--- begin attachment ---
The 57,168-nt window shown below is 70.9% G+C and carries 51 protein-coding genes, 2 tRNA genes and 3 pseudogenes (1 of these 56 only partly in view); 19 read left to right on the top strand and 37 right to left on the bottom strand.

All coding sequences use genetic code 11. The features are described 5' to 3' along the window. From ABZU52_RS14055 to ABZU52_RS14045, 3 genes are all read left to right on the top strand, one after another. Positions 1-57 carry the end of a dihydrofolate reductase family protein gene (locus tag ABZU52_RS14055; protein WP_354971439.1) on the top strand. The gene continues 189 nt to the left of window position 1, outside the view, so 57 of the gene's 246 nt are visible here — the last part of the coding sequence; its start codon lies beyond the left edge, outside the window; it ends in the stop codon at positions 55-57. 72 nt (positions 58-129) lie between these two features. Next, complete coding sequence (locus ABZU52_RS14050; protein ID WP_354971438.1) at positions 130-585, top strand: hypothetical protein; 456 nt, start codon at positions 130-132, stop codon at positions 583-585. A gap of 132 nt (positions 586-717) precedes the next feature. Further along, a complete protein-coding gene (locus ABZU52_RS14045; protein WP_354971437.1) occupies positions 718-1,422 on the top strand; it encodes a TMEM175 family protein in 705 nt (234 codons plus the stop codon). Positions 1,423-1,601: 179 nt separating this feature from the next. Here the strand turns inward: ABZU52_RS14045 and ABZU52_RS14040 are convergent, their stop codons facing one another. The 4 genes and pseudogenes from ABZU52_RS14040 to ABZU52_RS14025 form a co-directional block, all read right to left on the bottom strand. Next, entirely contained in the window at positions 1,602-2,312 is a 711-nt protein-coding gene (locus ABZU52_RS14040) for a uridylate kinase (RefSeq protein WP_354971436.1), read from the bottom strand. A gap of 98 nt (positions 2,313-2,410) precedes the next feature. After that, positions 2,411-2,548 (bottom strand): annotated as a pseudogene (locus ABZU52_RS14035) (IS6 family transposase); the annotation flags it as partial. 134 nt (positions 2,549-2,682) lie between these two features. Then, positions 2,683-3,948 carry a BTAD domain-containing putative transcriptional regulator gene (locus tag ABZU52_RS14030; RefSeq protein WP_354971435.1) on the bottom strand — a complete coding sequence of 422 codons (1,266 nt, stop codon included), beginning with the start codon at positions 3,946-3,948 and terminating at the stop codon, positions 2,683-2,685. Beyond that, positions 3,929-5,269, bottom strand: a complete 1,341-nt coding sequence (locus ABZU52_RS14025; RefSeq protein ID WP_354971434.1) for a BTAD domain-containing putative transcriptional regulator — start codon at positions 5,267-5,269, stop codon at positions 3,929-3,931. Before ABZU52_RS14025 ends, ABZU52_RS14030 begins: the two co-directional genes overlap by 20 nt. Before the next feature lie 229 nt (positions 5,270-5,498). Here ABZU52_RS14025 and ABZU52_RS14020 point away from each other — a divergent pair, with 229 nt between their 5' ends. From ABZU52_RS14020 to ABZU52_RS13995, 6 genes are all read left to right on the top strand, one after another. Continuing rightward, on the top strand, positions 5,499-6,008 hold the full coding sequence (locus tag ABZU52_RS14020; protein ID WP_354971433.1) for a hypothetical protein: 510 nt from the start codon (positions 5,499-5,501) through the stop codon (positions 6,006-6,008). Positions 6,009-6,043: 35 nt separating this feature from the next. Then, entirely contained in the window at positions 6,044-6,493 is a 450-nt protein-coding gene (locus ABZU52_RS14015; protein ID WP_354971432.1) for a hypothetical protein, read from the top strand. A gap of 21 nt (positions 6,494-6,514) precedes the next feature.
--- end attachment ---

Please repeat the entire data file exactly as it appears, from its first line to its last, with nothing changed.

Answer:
The 57,168-nt window shown below is 70.9% G+C and carries 51 protein-coding genes, 2 tRNA genes and 3 pseudogenes (1 of these 56 only partly in view); 19 read left to right on the top strand and 37 right to left on the bottom strand.

All coding sequences use genetic code 11. The features are described 5' to 3' along the window. From ABZU52_RS14055 to ABZU52_RS14045, 3 genes are all read left to right on the top strand, one after another. Positions 1-57 carry the end of a dihydrofolate reductase family protein gene (locus tag ABZU52_RS14055; protein WP_354971439.1) on the top strand. The gene continues 189 nt to the left of window position 1, outside the view, so 57 of the gene's 246 nt are visible here — the last part of the coding sequence; its start codon lies beyond the left edge, outside the window; it ends in the stop codon at positions 55-57. 72 nt (positions 58-129) lie between these two features. Next, complete coding sequence (locus ABZU52_RS14050; protein ID WP_354971438.1) at positions 130-585, top strand: hypothetical protein; 456 nt, start codon at positions 130-132, stop codon at positions 583-585. A gap of 132 nt (positions 586-717) precedes the next feature. Further along, a complete protein-coding gene (locus ABZU52_RS14045; protein WP_354971437.1) occupies positions 718-1,422 on the top strand; it encodes a TMEM175 family protein in 705 nt (234 codons plus the stop codon). Positions 1,423-1,601: 179 nt separating this feature from the next. Here the strand turns inward: ABZU52_RS14045 and ABZU52_RS14040 are convergent, their stop codons facing one another. The 4 genes and pseudogenes from ABZU52_RS14040 to ABZU52_RS14025 form a co-directional block, all read right to left on the bottom strand. Next, entirely contained in the window at positions 1,602-2,312 is a 711-nt protein-coding gene (locus ABZU52_RS14040) for a uridylate kinase (RefSeq protein WP_354971436.1), read from the bottom strand. A gap of 98 nt (positions 2,313-2,410) precedes the next feature. After that, positions 2,411-2,548 (bottom strand): annotated as a pseudogene (locus ABZU52_RS14035) (IS6 family transposase); the annotation flags it as partial. 134 nt (positions 2,549-2,682) lie between these two features. Then, positions 2,683-3,948 carry a BTAD domain-containing putative transcriptional regulator gene (locus tag ABZU52_RS14030; RefSeq protein WP_354971435.1) on the bottom strand — a complete coding sequence of 422 codons (1,266 nt, stop codon included), beginning with the start codon at positions 3,946-3,948 and terminating at the stop codon, positions 2,683-2,685. Beyond that, positions 3,929-5,269, bottom strand: a complete 1,341-nt coding sequence (locus ABZU52_RS14025; RefSeq protein ID WP_354971434.1) for a BTAD domain-containing putative transcriptional regulator — start codon at positions 5,267-5,269, stop codon at positions 3,929-3,931. Before ABZU52_RS14025 ends, ABZU52_RS14030 begins: the two co-directional genes overlap by 20 nt. Before the next feature lie 229 nt (positions 5,270-5,498). Here ABZU52_RS14025 and ABZU52_RS14020 point away from each other — a divergent pair, with 229 nt between their 5' ends. From ABZU52_RS14020 to ABZU52_RS13995, 6 genes are all read left to right on the top strand, one after another. Continuing rightward, on the top strand, positions 5,499-6,008 hold the full coding sequence (locus tag ABZU52_RS14020; protein ID WP_354971433.1) for a hypothetical protein: 510 nt from the start codon (positions 5,499-5,501) through the stop codon (positions 6,006-6,008). Positions 6,009-6,043: 35 nt separating this feature from the next. Then, entirely contained in the window at positions 6,044-6,493 is a 450-nt protein-coding gene (locus ABZU52_RS14015; protein ID WP_354971432.1) for a hypothetical protein, read from the top strand. A gap of 21 nt (positions 6,494-6,514) precedes the next feature.